He was now working as a “documenter,” checking people into the online system before they received their shots. But he needed an internet connection.
“All my kingdom for an iPad,” he said. “Isn’t that what Shakespeare said?”
The sluggish internet was one of a multitude of problems that added to the long wait.
One phrase about Los Angeles has always appealed to the mayor.
Antonia Hernández, the former president of the Mexican American Legal Defense and Educational Fund, called the city an “imperfect paradise.” It is an apt phrase to sum up the Dodger Stadium site: a flawed, hopeful work in progress, ringed by hills topped with palm trees in January sunshine, that puts more vaccines into people’s arms in a few hours than most sites do in a day.
The stadium parking lot has been the scene of nearly 56,000 drive-through vaccinations in its first nine days of operation, with a daily average of 6,203. A team of firefighters, paramedics, nurses, pharmacy students, nonprofit workers, city employees and celebrities have created this “city on a parking lot,” broken up into divisions called Alpha, Bravo and Charlie. The Los Angeles Fire Department leads the city-run site, assisted by Community Organized Relief Effort, or CORE, the nonprofit group co-founded by the actor Sean Penn.
Near the site’s tents and R.V. trailers, key strategy gets hashed out on folding chairs or next to plastic Jersey barriers. Walkie-talkies crackle with requests for Chinese speakers. There is Krispy Kreme for breakfast and Subway for lunch (the fruit on the tables is for poking with syringes during training sessions). At the trailers marked “Vaccine Draw,” runners elbow past Mr. Penn, slide their empty coolers inside and await a fresh batch of syringes.
“Who needs 10?” a worker holding syringes hollered at a trailer door.
“We need 25,” a runner replied. “But we’ll take 10.”
While the exact order of vaccine recipients may vary by state, most will likely put medical workers and residents of long-term care facilities first. If you want to understand how this decision is getting made, this article will help.
Life will return to normal only when society as a whole gains enough protection against the coronavirus. Once countries authorize a vaccine, they’ll only be able to vaccinate a few percent of their citizens at most in the first couple months. The unvaccinated majority will still remain vulnerable to getting infected. A growing number of coronavirus vaccines are showing robust protection against becoming sick. But it’s also possible for people to spread the virus without even knowing they’re infected because they experience only mild symptoms or none at all. Scientists don’t yet know if the vaccines also block the transmission of the coronavirus. So for the time being, even vaccinated people will need to wear masks, avoid indoor crowds, and so on. Once enough people get vaccinated, it will become very difficult for the coronavirus to find vulnerable people to infect. Depending on how quickly we as a society achieve that goal, life might start approaching something like normal by the fall 2021.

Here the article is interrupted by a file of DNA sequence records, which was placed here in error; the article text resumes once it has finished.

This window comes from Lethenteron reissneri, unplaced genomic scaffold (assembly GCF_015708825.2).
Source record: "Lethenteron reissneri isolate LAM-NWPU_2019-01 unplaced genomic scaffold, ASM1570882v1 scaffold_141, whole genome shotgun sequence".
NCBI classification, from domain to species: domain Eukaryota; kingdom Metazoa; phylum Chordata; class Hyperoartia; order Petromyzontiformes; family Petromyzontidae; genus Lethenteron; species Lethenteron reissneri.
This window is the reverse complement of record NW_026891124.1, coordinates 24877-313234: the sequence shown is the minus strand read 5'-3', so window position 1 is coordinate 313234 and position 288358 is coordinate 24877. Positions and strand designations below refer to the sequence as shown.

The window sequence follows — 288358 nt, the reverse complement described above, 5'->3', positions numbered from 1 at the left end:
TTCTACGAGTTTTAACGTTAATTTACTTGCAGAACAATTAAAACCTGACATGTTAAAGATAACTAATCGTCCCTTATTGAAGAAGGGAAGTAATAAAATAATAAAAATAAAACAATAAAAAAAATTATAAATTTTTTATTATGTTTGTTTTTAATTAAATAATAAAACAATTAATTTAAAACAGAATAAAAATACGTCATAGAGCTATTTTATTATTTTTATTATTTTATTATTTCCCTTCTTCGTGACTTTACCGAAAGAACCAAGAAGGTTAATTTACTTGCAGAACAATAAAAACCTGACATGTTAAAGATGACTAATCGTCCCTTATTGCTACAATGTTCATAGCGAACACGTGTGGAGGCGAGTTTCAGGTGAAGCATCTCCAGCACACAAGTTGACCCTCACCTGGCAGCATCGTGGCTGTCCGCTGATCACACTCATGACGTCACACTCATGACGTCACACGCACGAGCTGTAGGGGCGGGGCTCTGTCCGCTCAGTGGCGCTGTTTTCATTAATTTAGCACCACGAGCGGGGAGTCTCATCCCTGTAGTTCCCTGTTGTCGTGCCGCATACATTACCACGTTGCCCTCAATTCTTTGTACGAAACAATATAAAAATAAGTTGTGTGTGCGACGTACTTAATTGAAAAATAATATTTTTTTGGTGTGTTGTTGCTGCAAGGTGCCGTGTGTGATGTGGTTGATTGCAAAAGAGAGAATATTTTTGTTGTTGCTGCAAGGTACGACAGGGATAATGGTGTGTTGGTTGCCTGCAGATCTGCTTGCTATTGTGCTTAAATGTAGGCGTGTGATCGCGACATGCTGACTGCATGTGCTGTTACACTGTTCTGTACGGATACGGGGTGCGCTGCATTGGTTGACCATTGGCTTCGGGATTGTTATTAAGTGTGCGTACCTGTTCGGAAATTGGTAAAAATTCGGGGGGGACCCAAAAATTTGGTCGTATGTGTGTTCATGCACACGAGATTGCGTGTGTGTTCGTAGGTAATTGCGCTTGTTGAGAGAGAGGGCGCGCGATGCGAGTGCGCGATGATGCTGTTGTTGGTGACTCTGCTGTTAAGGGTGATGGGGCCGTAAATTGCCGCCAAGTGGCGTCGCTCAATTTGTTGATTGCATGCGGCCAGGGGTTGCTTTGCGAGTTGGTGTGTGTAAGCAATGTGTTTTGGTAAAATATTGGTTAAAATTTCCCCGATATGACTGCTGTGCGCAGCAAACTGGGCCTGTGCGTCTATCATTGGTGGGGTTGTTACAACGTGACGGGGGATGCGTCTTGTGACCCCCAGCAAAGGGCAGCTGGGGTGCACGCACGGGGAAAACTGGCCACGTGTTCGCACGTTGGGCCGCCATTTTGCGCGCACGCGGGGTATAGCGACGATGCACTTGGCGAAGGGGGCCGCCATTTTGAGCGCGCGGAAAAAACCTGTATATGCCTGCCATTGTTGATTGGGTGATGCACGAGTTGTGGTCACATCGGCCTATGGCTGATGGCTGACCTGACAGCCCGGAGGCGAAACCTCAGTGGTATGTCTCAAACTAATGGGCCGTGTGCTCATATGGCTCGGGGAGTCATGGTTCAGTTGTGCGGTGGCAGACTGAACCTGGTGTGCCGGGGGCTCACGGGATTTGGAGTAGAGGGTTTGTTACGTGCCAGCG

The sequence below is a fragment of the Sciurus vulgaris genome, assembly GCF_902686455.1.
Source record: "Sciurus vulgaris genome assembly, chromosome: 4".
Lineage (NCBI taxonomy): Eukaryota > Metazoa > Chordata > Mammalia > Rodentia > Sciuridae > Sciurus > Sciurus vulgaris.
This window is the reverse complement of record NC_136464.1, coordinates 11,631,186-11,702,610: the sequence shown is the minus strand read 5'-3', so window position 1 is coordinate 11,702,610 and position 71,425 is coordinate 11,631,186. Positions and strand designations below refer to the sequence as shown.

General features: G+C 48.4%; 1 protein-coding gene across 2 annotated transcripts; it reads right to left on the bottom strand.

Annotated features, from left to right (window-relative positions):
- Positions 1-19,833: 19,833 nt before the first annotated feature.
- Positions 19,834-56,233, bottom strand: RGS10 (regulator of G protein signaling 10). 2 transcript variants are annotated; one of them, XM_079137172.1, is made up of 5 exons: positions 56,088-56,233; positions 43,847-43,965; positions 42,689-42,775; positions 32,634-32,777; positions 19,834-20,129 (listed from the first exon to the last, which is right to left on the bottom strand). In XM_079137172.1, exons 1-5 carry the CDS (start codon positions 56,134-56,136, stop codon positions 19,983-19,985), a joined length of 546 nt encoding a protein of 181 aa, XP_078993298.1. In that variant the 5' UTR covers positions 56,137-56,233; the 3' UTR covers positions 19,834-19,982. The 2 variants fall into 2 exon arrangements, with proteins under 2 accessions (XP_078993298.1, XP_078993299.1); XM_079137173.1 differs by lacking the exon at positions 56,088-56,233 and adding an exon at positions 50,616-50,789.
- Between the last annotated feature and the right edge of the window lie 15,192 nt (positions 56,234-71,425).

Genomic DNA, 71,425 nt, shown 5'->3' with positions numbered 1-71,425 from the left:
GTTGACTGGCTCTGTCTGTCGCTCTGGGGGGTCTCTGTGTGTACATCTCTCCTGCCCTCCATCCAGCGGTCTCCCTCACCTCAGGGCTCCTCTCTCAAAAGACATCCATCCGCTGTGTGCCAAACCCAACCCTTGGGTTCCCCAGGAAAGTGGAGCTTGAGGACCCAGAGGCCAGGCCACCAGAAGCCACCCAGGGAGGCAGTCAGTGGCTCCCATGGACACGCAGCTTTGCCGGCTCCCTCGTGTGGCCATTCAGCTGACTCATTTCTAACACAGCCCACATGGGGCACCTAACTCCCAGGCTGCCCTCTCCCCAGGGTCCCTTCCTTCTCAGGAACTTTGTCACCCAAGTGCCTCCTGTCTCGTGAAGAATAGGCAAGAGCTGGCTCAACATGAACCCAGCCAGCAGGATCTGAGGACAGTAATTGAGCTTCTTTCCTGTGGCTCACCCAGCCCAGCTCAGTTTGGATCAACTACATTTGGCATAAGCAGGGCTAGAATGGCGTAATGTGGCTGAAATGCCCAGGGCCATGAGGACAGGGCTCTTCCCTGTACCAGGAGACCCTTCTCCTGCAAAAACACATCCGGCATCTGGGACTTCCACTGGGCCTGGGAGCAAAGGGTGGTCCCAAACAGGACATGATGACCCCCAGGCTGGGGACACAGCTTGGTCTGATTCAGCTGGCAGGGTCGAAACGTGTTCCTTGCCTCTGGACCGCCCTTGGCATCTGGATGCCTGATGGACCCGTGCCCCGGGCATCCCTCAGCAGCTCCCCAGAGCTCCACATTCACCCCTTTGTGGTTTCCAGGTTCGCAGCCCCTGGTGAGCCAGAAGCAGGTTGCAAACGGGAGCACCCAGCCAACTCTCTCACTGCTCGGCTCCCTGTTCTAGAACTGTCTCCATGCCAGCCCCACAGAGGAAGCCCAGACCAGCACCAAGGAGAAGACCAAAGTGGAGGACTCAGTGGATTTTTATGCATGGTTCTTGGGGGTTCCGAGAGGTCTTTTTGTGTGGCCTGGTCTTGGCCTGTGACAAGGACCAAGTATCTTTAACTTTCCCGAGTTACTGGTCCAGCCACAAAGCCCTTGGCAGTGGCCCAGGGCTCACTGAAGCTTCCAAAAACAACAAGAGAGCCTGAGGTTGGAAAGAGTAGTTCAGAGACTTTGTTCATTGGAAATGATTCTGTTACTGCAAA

Yes, but not forever. The two vaccines that will potentially get authorized this month clearly protect people from getting sick with Covid-19. But the clinical trials that delivered these results were not designed to determine whether vaccinated people could still spread the coronavirus without developing symptoms. That remains a possibility. We know that people who are naturally infected by the coronavirus can spread it while they’re not experiencing any cough or other symptoms. Researchers will be intensely studying this question as the vaccines roll out. In the meantime, even vaccinated people will need to think of themselves as possible spreaders.
The Pfizer and BioNTech vaccine is delivered as a shot in the arm, like other typical vaccines. The injection won’t be any different from ones you’ve gotten before. Tens of thousands of people have already received the vaccines, and none of them have reported any serious health problems. But some of them have felt short-lived discomfort, including aches and flu-like symptoms that typically last a day. It’s possible that people may need to plan to take a day off work or school after the second shot. While these experiences aren’t pleasant, they are a good sign: they are the result of your own immune system encountering the vaccine and mounting a potent response that will provide long-lasting immunity.